If you are arrested for a crime in Oakland, you probably want to get out of jail as soon as possible. Some defendants can get out of jail on their own "recognizance." Other defendants may have to put up bail before they can get released. If you can't post bail, you may risk losing your job if you can't go to work.
Even more important than bail is a strong legal defense. An experienced East Bay criminal defense lawyer can help to get you out of jail as quickly as possible, and let you know what you can expect going forward. A strong legal defense can help you avoid a criminal conviction, so you can keep your job, your license, and get back to living your life after an unfortunate arrest.
How Does Bail Work in California?
An arrest is the first part of a criminal charge experience. However, the person arrested may not end up having their court date for weeks or longer. It all starts when someone is placed under arrest by a police officer out on the side of the road or wherever the police first encounter the "suspect." When the suspect is brought into the police station, they are booked into jail. The booking process can include fingerprinting, photos, and taking personal information. For cases like drunk driving arrests, the suspect may also have to submit to a chemical breath test.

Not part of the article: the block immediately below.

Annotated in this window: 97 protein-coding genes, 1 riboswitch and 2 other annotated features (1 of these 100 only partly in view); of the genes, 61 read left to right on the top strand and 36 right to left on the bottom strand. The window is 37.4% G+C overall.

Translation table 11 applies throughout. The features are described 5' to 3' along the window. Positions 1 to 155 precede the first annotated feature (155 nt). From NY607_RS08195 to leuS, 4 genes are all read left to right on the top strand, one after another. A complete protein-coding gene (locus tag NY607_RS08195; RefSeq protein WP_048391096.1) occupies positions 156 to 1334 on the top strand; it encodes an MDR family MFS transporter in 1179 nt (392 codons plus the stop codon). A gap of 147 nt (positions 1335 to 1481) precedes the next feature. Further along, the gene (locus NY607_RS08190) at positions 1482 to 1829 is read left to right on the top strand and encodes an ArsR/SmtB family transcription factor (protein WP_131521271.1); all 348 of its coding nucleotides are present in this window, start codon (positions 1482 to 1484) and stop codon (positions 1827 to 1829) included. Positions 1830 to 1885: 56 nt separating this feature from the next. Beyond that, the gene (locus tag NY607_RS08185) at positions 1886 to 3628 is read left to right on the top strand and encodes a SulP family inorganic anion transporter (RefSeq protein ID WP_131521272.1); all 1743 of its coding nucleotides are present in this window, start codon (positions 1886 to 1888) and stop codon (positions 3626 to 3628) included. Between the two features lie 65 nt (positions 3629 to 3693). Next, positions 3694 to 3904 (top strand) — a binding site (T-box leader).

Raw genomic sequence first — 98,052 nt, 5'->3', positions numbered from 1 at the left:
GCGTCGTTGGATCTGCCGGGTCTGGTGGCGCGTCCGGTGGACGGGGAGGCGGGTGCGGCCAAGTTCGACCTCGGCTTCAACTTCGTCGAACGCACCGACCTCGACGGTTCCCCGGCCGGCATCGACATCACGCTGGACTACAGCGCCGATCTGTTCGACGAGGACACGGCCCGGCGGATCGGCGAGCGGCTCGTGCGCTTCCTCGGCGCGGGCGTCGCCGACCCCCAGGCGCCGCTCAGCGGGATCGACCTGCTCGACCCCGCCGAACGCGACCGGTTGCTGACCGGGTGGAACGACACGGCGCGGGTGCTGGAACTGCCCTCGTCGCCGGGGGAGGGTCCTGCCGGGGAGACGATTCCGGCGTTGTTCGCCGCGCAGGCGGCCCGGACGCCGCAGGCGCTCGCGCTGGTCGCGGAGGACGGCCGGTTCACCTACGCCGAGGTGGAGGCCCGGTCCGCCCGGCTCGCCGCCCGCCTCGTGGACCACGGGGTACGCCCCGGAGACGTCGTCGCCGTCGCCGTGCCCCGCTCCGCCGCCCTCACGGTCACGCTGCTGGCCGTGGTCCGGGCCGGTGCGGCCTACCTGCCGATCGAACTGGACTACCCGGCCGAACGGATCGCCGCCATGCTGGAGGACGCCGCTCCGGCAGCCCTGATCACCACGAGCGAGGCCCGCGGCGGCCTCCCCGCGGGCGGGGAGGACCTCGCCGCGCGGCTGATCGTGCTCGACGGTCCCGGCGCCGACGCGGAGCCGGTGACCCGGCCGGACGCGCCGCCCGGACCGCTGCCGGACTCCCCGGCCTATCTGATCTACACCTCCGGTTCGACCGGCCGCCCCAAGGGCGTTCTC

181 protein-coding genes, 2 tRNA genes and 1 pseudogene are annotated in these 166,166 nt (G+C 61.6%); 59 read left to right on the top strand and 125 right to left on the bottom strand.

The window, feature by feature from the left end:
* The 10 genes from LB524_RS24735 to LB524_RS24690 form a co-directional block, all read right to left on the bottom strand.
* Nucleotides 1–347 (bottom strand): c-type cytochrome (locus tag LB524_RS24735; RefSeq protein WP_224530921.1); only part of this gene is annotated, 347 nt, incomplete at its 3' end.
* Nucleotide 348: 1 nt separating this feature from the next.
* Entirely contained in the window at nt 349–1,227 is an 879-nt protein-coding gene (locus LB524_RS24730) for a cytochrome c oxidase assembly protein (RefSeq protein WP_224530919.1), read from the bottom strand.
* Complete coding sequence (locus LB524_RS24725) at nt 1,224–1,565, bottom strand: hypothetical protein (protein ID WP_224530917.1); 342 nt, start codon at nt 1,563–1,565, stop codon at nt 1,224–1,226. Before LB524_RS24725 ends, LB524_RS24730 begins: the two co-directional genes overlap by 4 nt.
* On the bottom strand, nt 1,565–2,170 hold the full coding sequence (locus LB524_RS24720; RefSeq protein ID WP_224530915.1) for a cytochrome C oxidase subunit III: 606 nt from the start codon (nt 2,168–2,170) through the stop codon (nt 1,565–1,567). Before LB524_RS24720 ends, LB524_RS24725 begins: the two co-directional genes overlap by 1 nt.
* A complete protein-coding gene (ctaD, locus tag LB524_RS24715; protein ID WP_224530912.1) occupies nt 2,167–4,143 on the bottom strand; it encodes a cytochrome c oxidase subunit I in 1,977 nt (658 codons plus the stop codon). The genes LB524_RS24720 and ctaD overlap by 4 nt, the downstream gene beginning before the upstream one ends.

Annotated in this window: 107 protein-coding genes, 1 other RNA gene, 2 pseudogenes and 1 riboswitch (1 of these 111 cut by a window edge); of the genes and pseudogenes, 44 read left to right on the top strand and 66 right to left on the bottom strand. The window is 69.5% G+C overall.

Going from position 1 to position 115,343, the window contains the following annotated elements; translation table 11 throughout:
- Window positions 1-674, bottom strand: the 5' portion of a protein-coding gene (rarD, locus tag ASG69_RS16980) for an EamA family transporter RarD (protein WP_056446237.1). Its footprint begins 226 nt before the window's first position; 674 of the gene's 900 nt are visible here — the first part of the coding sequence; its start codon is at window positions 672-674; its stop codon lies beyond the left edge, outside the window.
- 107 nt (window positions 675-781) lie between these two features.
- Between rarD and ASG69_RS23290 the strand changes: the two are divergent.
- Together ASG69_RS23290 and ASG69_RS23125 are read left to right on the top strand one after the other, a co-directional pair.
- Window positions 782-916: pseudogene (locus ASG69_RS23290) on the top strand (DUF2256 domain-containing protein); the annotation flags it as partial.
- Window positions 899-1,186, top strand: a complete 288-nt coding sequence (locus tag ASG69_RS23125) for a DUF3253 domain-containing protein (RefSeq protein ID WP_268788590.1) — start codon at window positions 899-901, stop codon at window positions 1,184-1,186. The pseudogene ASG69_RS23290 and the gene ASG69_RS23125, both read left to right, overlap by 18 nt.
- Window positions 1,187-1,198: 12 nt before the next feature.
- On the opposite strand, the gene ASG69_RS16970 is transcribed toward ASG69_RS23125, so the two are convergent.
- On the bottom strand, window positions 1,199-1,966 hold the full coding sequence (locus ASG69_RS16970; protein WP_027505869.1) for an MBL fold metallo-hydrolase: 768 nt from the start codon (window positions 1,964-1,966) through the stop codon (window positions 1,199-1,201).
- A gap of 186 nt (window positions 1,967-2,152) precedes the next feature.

The defendant may have their first court appearance before a judge during the arraignment. The arraignment is the criminal court process where the judge reads the charges against the defendant and the defendant has a chance to respond. In most cases, the defendant can say "not guilty," and have their trial scheduled for a later date. The judge may then set the bail for the defendant.
Bail is an amount of money that the defendant has to put up in order to get released from jail. The bail money works like a guarantee that the defendant will return to court for their trial date or other court hearings. If the defendant doesn't show up, the state can keep the bail money and issue a warrant for the defendant's arrest.
What Is a Bail Bondsman?